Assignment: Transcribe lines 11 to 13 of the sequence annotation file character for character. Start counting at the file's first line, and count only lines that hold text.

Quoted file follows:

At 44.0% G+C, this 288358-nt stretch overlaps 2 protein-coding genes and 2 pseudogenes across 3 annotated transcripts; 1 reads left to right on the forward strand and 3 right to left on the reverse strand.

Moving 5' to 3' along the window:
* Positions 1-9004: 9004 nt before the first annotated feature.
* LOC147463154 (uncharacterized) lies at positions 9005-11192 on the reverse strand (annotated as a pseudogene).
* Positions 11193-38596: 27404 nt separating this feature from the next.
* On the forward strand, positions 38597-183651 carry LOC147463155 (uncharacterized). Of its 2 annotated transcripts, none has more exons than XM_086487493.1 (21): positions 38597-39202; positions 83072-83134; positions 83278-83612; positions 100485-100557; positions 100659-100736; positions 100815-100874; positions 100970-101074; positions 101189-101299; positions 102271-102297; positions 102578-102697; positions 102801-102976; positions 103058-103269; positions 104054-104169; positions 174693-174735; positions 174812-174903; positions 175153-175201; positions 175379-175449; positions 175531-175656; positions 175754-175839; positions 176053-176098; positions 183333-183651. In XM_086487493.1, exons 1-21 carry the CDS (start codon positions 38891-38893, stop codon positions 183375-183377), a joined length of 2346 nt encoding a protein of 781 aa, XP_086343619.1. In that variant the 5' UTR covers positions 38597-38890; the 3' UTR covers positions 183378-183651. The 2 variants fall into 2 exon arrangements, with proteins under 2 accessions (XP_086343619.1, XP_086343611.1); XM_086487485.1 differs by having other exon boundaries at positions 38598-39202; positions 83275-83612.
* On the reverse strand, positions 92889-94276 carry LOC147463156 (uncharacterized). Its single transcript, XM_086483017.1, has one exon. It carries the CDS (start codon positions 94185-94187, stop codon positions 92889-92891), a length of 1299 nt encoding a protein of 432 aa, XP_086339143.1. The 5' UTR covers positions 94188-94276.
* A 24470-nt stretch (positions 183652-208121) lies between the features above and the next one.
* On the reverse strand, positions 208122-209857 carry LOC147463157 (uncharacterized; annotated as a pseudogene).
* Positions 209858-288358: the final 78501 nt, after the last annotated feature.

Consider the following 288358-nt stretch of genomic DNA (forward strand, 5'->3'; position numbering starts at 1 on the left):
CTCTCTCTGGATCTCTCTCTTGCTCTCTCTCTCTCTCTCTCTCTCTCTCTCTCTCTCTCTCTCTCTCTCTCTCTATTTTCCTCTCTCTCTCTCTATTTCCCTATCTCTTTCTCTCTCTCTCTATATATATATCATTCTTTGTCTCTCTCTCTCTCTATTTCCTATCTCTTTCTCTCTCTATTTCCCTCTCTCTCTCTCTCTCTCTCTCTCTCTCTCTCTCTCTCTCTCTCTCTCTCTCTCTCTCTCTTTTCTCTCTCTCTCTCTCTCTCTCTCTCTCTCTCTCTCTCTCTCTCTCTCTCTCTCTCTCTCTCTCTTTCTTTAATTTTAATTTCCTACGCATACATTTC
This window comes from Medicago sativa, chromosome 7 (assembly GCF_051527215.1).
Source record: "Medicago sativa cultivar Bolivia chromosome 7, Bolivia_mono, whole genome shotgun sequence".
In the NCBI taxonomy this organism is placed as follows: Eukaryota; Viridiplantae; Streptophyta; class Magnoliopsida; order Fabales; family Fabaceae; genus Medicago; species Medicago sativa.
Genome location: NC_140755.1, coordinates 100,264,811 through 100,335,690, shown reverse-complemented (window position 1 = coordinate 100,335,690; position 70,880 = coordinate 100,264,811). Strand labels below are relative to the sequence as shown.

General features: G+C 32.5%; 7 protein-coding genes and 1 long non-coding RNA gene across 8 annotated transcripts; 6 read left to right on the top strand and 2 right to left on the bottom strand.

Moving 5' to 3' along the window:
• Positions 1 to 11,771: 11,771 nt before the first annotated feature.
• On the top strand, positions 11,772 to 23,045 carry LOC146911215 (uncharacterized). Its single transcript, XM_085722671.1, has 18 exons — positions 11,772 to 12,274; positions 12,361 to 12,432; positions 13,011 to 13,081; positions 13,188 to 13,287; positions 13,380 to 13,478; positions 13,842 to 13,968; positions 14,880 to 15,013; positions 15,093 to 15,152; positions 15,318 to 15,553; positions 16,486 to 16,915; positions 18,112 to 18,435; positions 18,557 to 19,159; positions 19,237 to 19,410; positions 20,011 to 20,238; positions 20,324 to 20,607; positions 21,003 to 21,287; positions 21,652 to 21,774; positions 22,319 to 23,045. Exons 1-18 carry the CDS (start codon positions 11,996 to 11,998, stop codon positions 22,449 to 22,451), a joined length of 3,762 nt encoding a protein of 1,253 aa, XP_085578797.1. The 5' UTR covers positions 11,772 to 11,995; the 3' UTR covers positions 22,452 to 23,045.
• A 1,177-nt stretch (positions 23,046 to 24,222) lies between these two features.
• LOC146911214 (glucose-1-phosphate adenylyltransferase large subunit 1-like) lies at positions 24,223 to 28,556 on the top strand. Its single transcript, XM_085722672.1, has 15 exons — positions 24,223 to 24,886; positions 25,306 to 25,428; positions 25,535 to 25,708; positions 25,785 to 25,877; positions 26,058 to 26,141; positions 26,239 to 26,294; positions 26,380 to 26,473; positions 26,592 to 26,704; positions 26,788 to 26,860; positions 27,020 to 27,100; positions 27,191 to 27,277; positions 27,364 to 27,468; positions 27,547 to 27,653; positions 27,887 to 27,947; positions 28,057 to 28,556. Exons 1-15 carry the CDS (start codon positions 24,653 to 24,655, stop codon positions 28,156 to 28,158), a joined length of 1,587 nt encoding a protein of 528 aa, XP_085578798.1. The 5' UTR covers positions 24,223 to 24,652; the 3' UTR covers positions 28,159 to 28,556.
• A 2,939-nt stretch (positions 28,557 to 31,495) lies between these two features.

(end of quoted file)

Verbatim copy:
Consider the following 288358-nt stretch of genomic DNA (forward strand, 5'->3'; position numbering starts at 1 on the left):
CTCTCTCTGGATCTCTCTCTTGCTCTCTCTCTCTCTCTCTCTCTCTCTCTCTCTCTCTCTCTCTCTCTCTCTCTATTTTCCTCTCTCTCTCTCTATTTCCCTATCTCTTTCTCTCTCTCTCTATATATATATCATTCTTTGTCTCTCTCTCTCTCTATTTCCTATCTCTTTCTCTCTCTATTTCCCTCTCTCTCTCTCTCTCTCTCTCTCTCTCTCTCTCTCTCTCTCTCTCTCTCTCTCTCTCTCTTTTCTCTCTCTCTCTCTCTCTCTCTCTCTCTCTCTCTCTCTCTCTCTCTCTCTCTCTCTCTCTCTCTTTCTTTAATTTTAATTTCCTACGCATACATTTC
This window comes from Medicago sativa, chromosome 7 (assembly GCF_051527215.1).